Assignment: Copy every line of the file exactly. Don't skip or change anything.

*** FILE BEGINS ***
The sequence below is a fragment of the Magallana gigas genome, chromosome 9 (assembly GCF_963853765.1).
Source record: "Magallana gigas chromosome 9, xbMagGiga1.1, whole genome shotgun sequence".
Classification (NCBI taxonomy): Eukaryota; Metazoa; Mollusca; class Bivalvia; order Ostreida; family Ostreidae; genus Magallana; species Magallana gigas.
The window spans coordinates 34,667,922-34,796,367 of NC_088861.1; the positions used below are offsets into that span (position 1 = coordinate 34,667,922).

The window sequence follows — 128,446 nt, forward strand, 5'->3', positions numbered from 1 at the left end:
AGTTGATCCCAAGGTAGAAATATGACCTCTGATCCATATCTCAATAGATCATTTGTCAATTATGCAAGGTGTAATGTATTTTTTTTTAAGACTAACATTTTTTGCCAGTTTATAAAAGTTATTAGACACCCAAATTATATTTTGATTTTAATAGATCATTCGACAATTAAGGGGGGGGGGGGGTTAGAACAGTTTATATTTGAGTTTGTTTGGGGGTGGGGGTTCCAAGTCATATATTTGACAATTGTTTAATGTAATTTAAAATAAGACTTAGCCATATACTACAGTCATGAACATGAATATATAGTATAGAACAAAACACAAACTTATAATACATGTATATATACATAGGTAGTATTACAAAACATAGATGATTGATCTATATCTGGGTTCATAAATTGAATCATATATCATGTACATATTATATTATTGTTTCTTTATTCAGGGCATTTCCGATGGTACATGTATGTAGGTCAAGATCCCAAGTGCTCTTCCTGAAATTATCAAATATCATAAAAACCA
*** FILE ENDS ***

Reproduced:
The sequence below is a fragment of the Magallana gigas genome, chromosome 9 (assembly GCF_963853765.1).
Source record: "Magallana gigas chromosome 9, xbMagGiga1.1, whole genome shotgun sequence".
Classification (NCBI taxonomy): Eukaryota; Metazoa; Mollusca; class Bivalvia; order Ostreida; family Ostreidae; genus Magallana; species Magallana gigas.
The window spans coordinates 34,667,922-34,796,367 of NC_088861.1; the positions used below are offsets into that span (position 1 = coordinate 34,667,922).

The window sequence follows — 128,446 nt, forward strand, 5'->3', positions numbered from 1 at the left end:
AGTTGATCCCAAGGTAGAAATATGACCTCTGATCCATATCTCAATAGATCATTTGTCAATTATGCAAGGTGTAATGTATTTTTTTTTAAGACTAACATTTTTTGCCAGTTTATAAAAGTTATTAGACACCCAAATTATATTTTGATTTTAATAGATCATTCGACAATTAAGGGGGGGGGGGGGTTAGAACAGTTTATATTTGAGTTTGTTTGGGGGTGGGGGTTCCAAGTCATATATTTGACAATTGTTTAATGTAATTTAAAATAAGACTTAGCCATATACTACAGTCATGAACATGAATATATAGTATAGAACAAAACACAAACTTATAATACATGTATATATACATAGGTAGTATTACAAAACATAGATGATTGATCTATATCTGGGTTCATAAATTGAATCATATATCATGTACATATTATATTATTGTTTCTTTATTCAGGGCATTTCCGATGGTACATGTATGTAGGTCAAGATCCCAAGTGCTCTTCCTGAAATTATCAAATATCATAAAAACCA